In the 1930's, the Budapest String Quartet was the only professional string quartet based in North America that spent full time together. Reminiscing about his time as second fiddle in that fine quartet, Alexander Schneider once told me that only in New York and Los Angeles were they able to program three complete string quartets. The chamber music repertoire was so unfamiliar to audiences in other American cities that the impresarios (who could buy the quartet for $400 a concert in 1936) asked them to program a potpourri of "favorite movements" from familiar composers.
Times have changed. We are blessed now with a Golden Age of Chamber Music. The number and quality of full-time professional string quartets has never been greater. Many quartets stay together by taking positions at conservatories where they coach string-playing students in collaborative performance practice. Taking such a position, the four musicians are able to spend time together, so important in developing the close understanding that leads to great chamber music. The Amernet String Quartet is such an ensemble. Comprised of Misha Vitenson and Franz Felkl, violins; Michael Klotz, viola and Jason Calloway, cello, the quartet is the "Ensemble in Residence" at Florida International University. They gave a single concert at the Brevard Music Festival Monday evening that left the audience wanting to hear more and hoping they return next year.
The program consisted of three works, the conventional pattern that the Budapest String Quartet couldn't do eighty years ago. It began with Franz Joseph Haydn's String Quartet, Op. 74, No. 3, in which Vitenson delivered a sweet tone in the short first movement and after workmanlike middle movements, the quartet distinguished itself with up-tempo contrasts in the fourth movement. This was clearly an ensemble that can read each other's minds.
The Amernet has made a special goal of preserving the music of European Jewish composers who died in the Holocaust and of the diaspora who scattered in the 1930's. Erwin Schulhoff (1894-1942) is a Czech-German composer who died in the camps. In comments from the stage, Calloway called the composer "omnivorous" because Schulhoff not only sampled but also digested a variety of influences. Stravinsky's Neoclassicism interested him. He experimented with American jazz idioms, as Ravel had. He adopted Arnold Schoenberg's modern Romanticism but only sparingly his atonality although Alban Berg was a close friend. Perhaps most importantly, Schulhoff used folk tunes of Bohemia, Moravia and Slovakia, following the example of Béla Bartók and Zoltán Kodály in Hungary and Romania.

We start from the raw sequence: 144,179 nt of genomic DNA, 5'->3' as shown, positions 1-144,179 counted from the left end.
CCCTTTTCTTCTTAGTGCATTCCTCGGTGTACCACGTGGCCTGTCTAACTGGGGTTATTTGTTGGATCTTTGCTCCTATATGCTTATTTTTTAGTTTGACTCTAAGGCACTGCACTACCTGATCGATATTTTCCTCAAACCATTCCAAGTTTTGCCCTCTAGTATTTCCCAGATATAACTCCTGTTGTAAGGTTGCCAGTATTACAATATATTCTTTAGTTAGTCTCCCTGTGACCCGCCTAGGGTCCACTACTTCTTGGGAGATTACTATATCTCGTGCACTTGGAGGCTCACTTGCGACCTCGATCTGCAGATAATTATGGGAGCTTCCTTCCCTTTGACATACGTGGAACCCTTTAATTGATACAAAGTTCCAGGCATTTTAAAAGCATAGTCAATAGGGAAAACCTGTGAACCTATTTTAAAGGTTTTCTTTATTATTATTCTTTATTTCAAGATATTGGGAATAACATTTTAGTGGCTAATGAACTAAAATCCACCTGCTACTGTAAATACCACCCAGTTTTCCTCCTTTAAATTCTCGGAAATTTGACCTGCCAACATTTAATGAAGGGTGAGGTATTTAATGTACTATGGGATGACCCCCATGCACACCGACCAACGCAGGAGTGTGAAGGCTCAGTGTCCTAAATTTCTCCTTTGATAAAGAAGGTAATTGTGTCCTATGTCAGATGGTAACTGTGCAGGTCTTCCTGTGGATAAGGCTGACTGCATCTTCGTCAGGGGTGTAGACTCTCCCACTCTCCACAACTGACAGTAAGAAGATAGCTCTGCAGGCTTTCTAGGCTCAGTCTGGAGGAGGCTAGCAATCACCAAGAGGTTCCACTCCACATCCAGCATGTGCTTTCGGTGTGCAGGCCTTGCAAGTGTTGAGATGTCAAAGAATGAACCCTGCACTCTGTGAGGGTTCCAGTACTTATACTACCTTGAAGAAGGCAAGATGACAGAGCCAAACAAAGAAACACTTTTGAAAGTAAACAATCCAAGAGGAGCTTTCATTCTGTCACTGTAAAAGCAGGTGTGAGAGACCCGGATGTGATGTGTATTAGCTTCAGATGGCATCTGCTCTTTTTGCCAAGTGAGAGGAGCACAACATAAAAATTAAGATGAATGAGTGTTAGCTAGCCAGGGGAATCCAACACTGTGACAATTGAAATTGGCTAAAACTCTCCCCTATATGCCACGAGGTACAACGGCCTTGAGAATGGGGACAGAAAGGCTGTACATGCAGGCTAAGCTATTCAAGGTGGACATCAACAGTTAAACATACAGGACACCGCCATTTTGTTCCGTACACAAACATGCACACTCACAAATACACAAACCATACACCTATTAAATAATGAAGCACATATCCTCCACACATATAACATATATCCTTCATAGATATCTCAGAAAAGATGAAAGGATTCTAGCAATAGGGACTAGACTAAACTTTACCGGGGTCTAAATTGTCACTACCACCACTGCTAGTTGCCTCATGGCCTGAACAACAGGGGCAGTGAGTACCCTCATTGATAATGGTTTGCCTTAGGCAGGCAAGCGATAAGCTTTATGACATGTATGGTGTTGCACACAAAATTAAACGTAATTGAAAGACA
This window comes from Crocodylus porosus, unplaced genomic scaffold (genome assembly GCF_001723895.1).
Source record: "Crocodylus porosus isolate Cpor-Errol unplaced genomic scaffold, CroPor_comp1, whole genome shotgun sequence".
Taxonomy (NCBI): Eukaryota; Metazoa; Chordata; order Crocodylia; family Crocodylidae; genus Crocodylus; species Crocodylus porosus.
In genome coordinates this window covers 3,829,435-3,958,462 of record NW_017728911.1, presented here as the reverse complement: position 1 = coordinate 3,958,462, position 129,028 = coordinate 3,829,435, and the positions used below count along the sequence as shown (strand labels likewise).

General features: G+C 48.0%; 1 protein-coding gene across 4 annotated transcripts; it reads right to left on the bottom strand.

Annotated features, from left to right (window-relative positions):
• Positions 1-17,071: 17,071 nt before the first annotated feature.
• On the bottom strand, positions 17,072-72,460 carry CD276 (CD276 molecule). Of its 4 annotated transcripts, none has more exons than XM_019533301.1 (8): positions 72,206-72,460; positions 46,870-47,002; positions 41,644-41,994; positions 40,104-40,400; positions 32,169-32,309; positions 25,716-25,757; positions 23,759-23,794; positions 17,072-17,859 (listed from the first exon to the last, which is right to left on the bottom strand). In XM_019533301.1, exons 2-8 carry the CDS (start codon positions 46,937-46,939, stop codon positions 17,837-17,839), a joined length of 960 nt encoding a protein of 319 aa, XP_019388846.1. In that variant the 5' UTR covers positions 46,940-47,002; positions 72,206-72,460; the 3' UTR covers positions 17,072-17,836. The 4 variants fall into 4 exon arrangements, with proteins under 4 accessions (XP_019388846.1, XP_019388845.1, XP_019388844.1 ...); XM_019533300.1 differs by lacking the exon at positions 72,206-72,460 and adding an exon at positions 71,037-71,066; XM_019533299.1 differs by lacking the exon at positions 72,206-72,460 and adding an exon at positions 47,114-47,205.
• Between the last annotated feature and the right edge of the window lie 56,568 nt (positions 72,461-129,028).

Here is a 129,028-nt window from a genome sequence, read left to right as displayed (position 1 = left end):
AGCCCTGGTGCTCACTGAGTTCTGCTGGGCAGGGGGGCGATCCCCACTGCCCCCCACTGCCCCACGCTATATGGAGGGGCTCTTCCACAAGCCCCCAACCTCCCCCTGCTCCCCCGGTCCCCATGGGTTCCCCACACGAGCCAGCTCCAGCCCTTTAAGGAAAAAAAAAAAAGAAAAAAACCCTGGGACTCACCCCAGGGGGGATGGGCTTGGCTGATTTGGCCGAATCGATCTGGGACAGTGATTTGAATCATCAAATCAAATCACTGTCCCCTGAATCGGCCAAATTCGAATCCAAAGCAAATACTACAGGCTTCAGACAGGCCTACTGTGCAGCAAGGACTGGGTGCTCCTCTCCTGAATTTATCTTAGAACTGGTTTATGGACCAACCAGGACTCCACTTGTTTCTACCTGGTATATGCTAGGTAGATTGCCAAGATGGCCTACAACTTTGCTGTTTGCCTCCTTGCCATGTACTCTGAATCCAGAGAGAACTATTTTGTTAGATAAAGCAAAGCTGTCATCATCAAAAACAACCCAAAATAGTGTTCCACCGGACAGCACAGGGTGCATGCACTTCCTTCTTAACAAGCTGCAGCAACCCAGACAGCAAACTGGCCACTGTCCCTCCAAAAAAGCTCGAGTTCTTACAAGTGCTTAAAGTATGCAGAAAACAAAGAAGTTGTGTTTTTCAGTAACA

Schulhoff's String Quartet No. 1 dates from 1924, early in his mature career, and is his most-performed work. It begins with a Presto con fuoco that delivers a lot of notes in a very short time. The second movement is marked Allegretto con moto e con malinconia grotesca, and that "grotesque melancholy" is achieved through explosions of sound, and rapid-fire combinations of sul ponticello, sul tasto and pizzicato in the four instruments. I found a hint of klezmer music as well as the promised Slovakian folk influences in the third movement Allegro giocoso alla Slovacca. These three movements flew by in less than ten minutes. The composition then relaxed its pace with a six-minute Andante molto sostenuto that allowed the listener to reflect on how all these influences come together in the twentieth century. The fourth movement ends with a gradual fading pianissimo above a heartbeat from the cello. Then the cello's heart skips beats, and finally there is silence. Brilliant silence. The Amernet Quartet has absorbed and mastered this piece, and this performance was enthusiastically received by an audience to whom it was probably unfamiliar but who now embraced its sensibility.
After intermission, the concert continued with the String Quartet No. 13 in G, Op. 106 of Antonín Dvořák (1841-1904). This popular work was written shortly after Dvořák returned to Europe in 1895 after his extended stay in America. It is symphonic in breadth, thirty-five minutes in length and uses shifting alliances of the four string instruments in combinations and contrasts, especially in the glorious Adagio ma non troppo second movement. In the dance-like fourth movement, I sensed speech patterns and was reminded of the operatic style of Leoš Janáček. Was it something in the air in twentieth-century Czech musical society? Music whose rhythms were patterned after the dialects of Eastern Europe?
After numerous calls back to the stage, the Amernet offered an encore. "Would you like to hear more of Schulhoff?" we were asked. Then came one of Schulhoff's 1923 Five Pieces for String Quartet which Olin Downes praised, after hearing a performance in Salzburg. Downes had observed that it was insufficiently appreciated that pieces that attempted only to charm or entertain were of value as well as pieces with serious pretensions. And charm the audience this Schulhoff piece did.
Every string-playing student at the Brevard Music Center this summer seemed to be in attendance, but the audience at the Porter Center was otherwise somewhat thin. Perhaps this was due to "concert fatigue" after a busy weekend in the Festival – two performances of The Marriage of Figaro and three orchestral concerts in four days – but those who elected to skip this evening missed a fine experience.